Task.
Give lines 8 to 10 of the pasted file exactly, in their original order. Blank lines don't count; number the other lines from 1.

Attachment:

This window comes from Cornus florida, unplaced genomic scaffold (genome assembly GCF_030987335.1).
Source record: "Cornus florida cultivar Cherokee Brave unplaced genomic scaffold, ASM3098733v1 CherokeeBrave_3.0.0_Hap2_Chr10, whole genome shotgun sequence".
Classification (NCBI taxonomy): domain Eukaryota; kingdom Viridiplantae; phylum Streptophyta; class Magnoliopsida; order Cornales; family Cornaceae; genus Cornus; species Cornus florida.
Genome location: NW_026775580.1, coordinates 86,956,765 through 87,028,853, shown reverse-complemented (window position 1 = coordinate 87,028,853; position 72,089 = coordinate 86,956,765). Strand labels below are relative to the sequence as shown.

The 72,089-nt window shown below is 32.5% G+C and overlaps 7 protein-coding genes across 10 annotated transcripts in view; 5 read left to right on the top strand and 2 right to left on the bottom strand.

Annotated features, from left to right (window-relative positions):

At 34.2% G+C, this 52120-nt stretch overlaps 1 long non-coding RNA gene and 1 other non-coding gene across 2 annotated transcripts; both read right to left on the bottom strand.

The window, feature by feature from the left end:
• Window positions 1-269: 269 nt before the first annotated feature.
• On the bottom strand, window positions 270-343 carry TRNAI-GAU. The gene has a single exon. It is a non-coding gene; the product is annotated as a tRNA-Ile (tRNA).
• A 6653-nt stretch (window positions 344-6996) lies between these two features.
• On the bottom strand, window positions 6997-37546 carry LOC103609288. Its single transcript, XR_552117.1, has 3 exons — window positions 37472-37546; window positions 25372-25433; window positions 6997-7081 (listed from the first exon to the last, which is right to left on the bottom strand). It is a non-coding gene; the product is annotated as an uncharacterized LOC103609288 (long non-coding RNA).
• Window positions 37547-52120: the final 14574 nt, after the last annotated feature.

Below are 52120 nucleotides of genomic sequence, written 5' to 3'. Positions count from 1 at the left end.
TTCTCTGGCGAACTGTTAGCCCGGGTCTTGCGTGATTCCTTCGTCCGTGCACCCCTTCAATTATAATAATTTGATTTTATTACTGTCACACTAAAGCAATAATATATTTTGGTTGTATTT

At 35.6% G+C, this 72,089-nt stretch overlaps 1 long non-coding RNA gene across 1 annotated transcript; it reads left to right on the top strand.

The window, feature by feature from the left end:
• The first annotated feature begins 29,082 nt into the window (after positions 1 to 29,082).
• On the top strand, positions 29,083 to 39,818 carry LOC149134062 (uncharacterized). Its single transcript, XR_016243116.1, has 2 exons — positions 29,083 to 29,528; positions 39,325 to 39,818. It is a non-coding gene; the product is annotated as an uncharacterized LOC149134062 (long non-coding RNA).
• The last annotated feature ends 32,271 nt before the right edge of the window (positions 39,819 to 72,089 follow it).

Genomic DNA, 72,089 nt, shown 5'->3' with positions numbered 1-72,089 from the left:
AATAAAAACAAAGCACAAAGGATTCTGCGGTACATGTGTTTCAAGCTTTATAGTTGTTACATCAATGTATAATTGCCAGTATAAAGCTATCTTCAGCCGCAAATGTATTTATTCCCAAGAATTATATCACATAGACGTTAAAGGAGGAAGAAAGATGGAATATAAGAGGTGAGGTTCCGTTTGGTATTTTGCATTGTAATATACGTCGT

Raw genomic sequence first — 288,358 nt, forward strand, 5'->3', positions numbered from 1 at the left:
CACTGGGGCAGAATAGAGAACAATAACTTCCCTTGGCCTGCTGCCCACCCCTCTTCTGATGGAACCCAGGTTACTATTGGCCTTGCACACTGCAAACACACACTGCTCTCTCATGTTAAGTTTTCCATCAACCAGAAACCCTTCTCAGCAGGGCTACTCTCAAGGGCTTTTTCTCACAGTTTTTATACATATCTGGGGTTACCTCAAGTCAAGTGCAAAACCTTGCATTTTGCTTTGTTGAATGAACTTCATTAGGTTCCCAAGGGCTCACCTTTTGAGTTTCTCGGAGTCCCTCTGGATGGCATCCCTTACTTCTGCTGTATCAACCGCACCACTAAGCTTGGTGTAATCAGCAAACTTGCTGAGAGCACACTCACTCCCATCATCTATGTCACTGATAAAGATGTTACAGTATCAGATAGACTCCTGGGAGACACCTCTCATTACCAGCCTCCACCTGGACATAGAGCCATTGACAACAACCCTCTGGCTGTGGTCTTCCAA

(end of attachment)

The window, feature by feature from the left end:
• Window positions 1-269: 269 nt before the first annotated feature.
• On the bottom strand, window positions 270-343 carry TRNAI-GAU. The gene has a single exon. It is a non-coding gene; the product is annotated as a tRNA-Ile (tRNA).